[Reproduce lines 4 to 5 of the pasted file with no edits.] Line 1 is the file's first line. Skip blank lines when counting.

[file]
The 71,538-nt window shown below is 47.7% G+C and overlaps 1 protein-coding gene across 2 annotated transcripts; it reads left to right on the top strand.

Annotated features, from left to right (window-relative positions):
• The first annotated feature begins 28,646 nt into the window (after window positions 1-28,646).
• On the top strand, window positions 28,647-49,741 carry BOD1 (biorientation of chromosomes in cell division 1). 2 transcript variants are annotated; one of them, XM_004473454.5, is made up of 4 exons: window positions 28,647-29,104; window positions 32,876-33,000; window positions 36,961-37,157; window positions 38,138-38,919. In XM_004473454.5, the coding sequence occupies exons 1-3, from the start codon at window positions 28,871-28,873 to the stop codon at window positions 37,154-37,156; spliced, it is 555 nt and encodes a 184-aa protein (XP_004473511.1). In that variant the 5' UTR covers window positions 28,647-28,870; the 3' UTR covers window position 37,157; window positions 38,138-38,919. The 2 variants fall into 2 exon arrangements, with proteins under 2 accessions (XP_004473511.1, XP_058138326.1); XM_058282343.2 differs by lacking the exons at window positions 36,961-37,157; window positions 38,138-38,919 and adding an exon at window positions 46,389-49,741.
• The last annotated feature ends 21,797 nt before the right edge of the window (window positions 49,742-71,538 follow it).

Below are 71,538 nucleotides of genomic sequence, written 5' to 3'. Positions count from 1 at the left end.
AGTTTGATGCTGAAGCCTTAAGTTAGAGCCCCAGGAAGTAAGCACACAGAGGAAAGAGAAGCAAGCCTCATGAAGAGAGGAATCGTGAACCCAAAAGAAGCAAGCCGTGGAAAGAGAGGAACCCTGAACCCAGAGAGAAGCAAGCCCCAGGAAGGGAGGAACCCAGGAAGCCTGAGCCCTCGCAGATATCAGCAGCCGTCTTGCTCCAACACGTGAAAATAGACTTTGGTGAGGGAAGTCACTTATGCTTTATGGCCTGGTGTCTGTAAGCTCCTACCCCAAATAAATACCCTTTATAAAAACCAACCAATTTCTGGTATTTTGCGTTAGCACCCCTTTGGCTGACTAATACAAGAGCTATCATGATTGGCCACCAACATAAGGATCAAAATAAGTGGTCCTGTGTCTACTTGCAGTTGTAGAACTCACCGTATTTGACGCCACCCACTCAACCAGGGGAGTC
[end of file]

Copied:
• On the top strand, window positions 28,647-49,741 carry BOD1 (biorientation of chromosomes in cell division 1). 2 transcript variants are annotated; one of them, XM_004473454.5, is made up of 4 exons: window positions 28,647-29,104; window positions 32,876-33,000; window positions 36,961-37,157; window positions 38,138-38,919. In XM_004473454.5, the coding sequence occupies exons 1-3, from the start codon at window positions 28,871-28,873 to the stop codon at window positions 37,154-37,156; spliced, it is 555 nt and encodes a 184-aa protein (XP_004473511.1). In that variant the 5' UTR covers window positions 28,647-28,870; the 3' UTR covers window position 37,157; window positions 38,138-38,919. The 2 variants fall into 2 exon arrangements, with proteins under 2 accessions (XP_004473511.1, XP_058138326.1); XM_058282343.2 differs by lacking the exons at window positions 36,961-37,157; window positions 38,138-38,919 and adding an exon at window positions 46,389-49,741.
• The last annotated feature ends 21,797 nt before the right edge of the window (window positions 49,742-71,538 follow it).